PORT EN BASSIN – The cradle of Normandy Impressionism PART 2

There are the seagulls, the walks along the D-day beaches, the low tide, and then there's Port-en-Bassin, where coquilles Saint-Jacques meet shabby chic. A few weeks ago, I interrupted a tale on this post with a - to be continued - tag. Because half of the pleasure lies in the procrastination. Just like the preparation of a good meal, with several of the ingredients needing to be poached, resting, and rising well ahead of time. normandia1Port-en-Bassin is a small fishermen town, counting 2000 inhabitants only, located in Normandy, precisely in the area where apples abound, leading the way to Calvados ageing. There, I stayed at charming velvety house La Maison Matelot, all sailor motif, grey floors and decorative ring-shaped life savers. As I woke up in the early morning in order to head to the local bakery for my usual breakfast ritual, I couldn't help but grin at myself as I listened to the angelic music diffused around the tiny, stoney streets. The majority of the locals are fishermen, that's probably why the service was slightly slow at the local bar, since there seemed to be a crucial backgammon match going on. So I embraced a slow paced weekend. Just like the fishermen, I waited for the tide to be high again, and waved goodbye to them before finding these Popeye-styled boats all coming back to the port around 10 p.m. That's when the show really started. Hundreds, what am I saying, thousands of kilos of pink, perfectly round coquilles Saint-Jacques waiting to be dispatched and distributed all over Europe. The lucky ones coming from this charming shore are haloed Red Label, a French official guarantee of superior quality. When I was a kid, my grandmother used to let me listen to the rustling of the waves inside sea shells. On a plate, that's the most common way they're cooked there, as told by my good friend Astrid.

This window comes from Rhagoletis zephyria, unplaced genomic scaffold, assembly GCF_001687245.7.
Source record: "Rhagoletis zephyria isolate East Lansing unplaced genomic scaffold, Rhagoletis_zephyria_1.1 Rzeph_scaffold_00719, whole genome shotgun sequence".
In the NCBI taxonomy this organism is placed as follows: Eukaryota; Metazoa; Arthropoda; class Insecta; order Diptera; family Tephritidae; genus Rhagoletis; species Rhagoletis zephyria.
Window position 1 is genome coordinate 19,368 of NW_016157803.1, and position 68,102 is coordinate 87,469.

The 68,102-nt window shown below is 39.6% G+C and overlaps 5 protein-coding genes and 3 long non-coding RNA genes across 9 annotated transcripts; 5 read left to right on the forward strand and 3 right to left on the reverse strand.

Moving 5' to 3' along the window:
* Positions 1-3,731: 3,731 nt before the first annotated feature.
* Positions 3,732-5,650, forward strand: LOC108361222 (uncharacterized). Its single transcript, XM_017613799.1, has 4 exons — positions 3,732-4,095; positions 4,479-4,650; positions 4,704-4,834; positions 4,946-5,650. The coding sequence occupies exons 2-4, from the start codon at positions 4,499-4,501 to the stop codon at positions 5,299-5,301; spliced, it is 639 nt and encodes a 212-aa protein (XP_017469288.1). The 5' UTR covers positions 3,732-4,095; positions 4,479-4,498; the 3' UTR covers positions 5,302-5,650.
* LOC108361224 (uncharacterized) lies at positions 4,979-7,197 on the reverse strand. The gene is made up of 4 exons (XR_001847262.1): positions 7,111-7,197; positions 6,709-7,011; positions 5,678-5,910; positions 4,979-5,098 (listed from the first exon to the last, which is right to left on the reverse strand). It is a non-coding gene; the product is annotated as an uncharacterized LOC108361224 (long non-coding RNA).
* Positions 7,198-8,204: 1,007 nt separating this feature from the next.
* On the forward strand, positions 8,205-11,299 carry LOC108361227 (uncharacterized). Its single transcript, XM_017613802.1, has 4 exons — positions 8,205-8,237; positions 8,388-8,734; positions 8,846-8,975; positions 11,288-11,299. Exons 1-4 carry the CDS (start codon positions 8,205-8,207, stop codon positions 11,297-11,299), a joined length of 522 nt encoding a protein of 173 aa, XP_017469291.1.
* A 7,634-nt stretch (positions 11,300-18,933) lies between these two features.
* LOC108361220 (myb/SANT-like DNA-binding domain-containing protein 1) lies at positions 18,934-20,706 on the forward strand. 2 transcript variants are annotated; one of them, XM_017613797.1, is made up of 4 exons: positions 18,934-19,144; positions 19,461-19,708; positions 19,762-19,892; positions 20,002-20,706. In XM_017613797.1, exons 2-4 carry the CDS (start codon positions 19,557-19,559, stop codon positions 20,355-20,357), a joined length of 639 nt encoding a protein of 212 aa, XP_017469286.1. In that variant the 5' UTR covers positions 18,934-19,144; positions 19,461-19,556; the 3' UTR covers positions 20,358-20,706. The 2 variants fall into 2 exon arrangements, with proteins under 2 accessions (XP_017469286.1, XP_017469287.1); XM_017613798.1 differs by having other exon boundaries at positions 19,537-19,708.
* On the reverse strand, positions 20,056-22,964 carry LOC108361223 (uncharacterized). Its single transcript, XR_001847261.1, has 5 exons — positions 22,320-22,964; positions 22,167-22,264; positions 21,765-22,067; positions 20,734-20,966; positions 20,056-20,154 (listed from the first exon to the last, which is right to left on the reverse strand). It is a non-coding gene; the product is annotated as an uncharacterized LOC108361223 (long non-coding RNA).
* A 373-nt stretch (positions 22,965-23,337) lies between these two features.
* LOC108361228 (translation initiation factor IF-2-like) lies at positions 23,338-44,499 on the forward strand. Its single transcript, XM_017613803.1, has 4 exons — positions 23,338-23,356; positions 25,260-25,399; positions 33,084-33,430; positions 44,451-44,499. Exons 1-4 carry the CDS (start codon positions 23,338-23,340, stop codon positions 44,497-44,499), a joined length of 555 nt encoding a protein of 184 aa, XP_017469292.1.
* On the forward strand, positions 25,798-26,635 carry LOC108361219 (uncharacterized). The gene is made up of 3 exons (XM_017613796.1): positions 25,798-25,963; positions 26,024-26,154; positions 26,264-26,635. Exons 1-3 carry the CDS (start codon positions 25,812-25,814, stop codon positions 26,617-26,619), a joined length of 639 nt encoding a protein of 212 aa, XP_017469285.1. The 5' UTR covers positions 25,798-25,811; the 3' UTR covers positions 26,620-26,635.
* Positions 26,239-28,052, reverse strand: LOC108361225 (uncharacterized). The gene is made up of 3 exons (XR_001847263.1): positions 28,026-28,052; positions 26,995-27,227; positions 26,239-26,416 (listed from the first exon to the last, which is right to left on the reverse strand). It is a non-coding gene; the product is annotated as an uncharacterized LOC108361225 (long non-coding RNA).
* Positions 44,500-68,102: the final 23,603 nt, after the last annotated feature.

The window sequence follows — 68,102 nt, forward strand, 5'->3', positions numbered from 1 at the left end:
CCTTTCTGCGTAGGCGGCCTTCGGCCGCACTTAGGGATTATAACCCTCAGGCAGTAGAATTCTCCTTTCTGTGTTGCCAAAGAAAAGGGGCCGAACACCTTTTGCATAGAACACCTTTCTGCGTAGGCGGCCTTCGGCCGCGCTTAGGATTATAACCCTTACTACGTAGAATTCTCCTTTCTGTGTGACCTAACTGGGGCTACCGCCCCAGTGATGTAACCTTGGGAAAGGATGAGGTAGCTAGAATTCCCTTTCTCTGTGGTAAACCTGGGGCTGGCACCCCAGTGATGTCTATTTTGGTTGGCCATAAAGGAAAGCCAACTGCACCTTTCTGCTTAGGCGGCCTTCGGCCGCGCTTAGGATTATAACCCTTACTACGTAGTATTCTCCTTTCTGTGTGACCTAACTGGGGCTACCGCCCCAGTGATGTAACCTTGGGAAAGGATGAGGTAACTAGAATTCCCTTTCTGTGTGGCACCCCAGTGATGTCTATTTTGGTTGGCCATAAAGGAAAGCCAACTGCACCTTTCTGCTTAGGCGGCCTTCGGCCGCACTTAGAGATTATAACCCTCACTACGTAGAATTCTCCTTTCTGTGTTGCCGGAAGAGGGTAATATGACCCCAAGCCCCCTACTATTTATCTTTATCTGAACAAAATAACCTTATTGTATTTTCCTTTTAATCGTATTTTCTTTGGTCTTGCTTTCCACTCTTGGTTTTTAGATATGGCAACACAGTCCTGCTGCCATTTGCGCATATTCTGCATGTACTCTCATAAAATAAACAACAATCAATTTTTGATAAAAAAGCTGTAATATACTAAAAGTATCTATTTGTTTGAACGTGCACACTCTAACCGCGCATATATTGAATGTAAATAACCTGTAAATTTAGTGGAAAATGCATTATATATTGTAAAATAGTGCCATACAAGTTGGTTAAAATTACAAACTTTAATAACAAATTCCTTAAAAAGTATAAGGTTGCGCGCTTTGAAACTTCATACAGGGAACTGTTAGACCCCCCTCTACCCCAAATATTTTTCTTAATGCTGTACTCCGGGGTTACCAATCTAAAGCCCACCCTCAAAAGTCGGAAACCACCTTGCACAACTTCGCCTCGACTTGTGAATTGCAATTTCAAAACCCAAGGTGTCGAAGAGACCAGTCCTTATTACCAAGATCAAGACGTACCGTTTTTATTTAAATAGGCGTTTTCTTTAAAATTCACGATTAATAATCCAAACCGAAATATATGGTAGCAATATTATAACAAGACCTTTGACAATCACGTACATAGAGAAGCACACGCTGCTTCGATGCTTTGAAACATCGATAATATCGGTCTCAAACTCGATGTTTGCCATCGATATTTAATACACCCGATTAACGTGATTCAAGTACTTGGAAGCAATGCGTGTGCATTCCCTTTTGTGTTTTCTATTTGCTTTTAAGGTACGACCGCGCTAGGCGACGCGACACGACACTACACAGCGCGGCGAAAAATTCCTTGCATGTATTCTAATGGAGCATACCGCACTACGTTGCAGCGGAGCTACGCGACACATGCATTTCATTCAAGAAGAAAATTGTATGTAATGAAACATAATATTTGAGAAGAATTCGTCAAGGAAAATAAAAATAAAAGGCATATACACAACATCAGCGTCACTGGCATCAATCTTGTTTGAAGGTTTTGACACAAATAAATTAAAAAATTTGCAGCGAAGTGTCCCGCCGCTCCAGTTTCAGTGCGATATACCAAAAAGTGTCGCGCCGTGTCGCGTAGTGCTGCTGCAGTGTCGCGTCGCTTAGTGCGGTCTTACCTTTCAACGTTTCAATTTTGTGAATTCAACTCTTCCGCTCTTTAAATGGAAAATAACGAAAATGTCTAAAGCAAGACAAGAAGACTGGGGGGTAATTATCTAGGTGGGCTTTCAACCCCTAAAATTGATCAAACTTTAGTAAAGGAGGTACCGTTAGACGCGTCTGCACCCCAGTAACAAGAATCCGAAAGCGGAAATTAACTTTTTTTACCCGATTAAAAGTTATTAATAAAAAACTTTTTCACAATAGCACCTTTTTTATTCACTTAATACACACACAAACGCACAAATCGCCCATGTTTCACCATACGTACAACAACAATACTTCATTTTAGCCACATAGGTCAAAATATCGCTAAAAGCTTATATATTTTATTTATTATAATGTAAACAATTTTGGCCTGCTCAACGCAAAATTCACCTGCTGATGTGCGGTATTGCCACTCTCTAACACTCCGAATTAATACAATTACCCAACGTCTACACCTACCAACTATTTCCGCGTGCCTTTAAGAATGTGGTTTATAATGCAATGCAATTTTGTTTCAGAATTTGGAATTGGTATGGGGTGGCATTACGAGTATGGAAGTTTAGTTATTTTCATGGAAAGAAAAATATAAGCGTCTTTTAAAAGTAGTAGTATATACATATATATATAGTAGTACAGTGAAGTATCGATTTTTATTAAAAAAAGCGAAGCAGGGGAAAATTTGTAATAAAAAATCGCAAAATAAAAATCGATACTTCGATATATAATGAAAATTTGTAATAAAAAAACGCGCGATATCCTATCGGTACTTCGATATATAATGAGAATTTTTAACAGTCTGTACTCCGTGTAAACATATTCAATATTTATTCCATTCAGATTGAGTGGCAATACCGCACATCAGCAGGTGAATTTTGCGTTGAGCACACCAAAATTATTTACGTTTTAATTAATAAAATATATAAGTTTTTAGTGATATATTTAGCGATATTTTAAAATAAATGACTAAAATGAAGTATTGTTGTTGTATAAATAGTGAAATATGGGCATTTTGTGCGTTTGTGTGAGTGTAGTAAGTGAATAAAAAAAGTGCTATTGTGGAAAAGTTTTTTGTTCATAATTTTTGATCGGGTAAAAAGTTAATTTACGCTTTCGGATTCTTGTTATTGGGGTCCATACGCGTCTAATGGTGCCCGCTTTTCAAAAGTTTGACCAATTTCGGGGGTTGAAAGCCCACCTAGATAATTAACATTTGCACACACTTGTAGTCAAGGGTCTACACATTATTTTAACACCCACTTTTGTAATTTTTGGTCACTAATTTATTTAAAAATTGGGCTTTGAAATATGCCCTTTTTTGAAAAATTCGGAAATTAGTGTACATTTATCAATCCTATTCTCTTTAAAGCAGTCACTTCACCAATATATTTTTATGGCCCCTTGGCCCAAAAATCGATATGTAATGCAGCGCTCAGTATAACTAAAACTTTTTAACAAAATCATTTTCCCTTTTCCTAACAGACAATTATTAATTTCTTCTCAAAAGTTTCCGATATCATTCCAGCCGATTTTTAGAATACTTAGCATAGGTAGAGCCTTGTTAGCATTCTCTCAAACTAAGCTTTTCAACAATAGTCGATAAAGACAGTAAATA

Coquilles Saint Jacques, Port-en-Bassin style

  • 16 Saint-Jacques shells
  • 100 gr. unsalted dairy butter
  • 1 tbs olive oil
  • the juice of half a lemon
  • a bunch of finely chopped, fresh parsley
  • 1/2 tsp fine salt
  • 1/2 tsp ground pepper

In a pan, melt 50 gr. of butter with the oil at medium heat; once the mixture is well cooked (that is, the butter has melted, looking all white and creamy), cook the coquilles for 2 minutes only on each side, not more, in order to still feel their melting taste. May some molluscs be very thick, cut each one of them in two in the vertical direction, then proceed onto the cooking. Before serving, sprinkle them with half a teaspoon of both salt and ground pepper. At the same time, gently melt in a small pot 50 gr. of butter and eventually add the lemon juice. Pour this mixture into a serving dish and sprinkle with freshly chopped parsley. Serve it while it's hot, along with a wintery soup.

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With love and coquilles,

Eleonora